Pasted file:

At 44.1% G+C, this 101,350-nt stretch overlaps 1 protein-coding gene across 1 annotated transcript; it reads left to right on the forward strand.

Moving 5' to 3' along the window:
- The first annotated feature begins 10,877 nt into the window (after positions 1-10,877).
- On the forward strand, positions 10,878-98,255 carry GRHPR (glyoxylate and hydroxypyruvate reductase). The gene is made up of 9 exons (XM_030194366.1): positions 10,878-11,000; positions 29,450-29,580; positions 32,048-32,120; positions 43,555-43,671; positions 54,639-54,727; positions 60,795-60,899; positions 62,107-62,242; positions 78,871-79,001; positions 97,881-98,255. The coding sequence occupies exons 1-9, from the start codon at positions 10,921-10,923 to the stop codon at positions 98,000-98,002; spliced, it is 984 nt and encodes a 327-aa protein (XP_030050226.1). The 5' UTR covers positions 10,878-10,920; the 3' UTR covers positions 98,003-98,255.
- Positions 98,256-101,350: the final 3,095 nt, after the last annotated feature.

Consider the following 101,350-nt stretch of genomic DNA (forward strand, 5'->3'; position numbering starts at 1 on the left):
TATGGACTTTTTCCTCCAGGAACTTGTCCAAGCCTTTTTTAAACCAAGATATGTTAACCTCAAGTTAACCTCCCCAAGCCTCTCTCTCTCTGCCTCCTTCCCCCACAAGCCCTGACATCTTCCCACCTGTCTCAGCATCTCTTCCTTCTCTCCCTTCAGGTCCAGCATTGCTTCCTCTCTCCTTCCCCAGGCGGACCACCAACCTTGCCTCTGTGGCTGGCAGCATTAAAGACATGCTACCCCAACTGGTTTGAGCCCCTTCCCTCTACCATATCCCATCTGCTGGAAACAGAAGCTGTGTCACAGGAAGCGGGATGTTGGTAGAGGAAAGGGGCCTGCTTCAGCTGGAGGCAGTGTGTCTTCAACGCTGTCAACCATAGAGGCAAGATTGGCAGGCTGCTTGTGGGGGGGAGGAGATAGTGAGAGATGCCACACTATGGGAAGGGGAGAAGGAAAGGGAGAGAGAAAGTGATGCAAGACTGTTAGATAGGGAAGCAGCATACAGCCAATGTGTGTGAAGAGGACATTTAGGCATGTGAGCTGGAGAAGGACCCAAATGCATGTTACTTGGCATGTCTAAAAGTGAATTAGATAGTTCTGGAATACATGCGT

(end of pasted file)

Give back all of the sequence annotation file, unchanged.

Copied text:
At 44.1% G+C, this 101,350-nt stretch overlaps 1 protein-coding gene across 1 annotated transcript; it reads left to right on the forward strand.

Moving 5' to 3' along the window:
- The first annotated feature begins 10,877 nt into the window (after positions 1-10,877).
- On the forward strand, positions 10,878-98,255 carry GRHPR (glyoxylate and hydroxypyruvate reductase). The gene is made up of 9 exons (XM_030194366.1): positions 10,878-11,000; positions 29,450-29,580; positions 32,048-32,120; positions 43,555-43,671; positions 54,639-54,727; positions 60,795-60,899; positions 62,107-62,242; positions 78,871-79,001; positions 97,881-98,255. The coding sequence occupies exons 1-9, from the start codon at positions 10,921-10,923 to the stop codon at positions 98,000-98,002; spliced, it is 984 nt and encodes a 327-aa protein (XP_030050226.1). The 5' UTR covers positions 10,878-10,920; the 3' UTR covers positions 98,003-98,255.
- Positions 98,256-101,350: the final 3,095 nt, after the last annotated feature.

Consider the following 101,350-nt stretch of genomic DNA (forward strand, 5'->3'; position numbering starts at 1 on the left):
TATGGACTTTTTCCTCCAGGAACTTGTCCAAGCCTTTTTTAAACCAAGATATGTTAACCTCAAGTTAACCTCCCCAAGCCTCTCTCTCTCTGCCTCCTTCCCCCACAAGCCCTGACATCTTCCCACCTGTCTCAGCATCTCTTCCTTCTCTCCCTTCAGGTCCAGCATTGCTTCCTCTCTCCTTCCCCAGGCGGACCACCAACCTTGCCTCTGTGGCTGGCAGCATTAAAGACATGCTACCCCAACTGGTTTGAGCCCCTTCCCTCTACCATATCCCATCTGCTGGAAACAGAAGCTGTGTCACAGGAAGCGGGATGTTGGTAGAGGAAAGGGGCCTGCTTCAGCTGGAGGCAGTGTGTCTTCAACGCTGTCAACCATAGAGGCAAGATTGGCAGGCTGCTTGTGGGGGGGAGGAGATAGTGAGAGATGCCACACTATGGGAAGGGGAGAAGGAAAGGGAGAGAGAAAGTGATGCAAGACTGTTAGATAGGGAAGCAGCATACAGCCAATGTGTGTGAAGAGGACATTTAGGCATGTGAGCTGGAGAAGGACCCAAATGCATGTTACTTGGCATGTCTAAAAGTGAATTAGATAGTTCTGGAATACATGCGT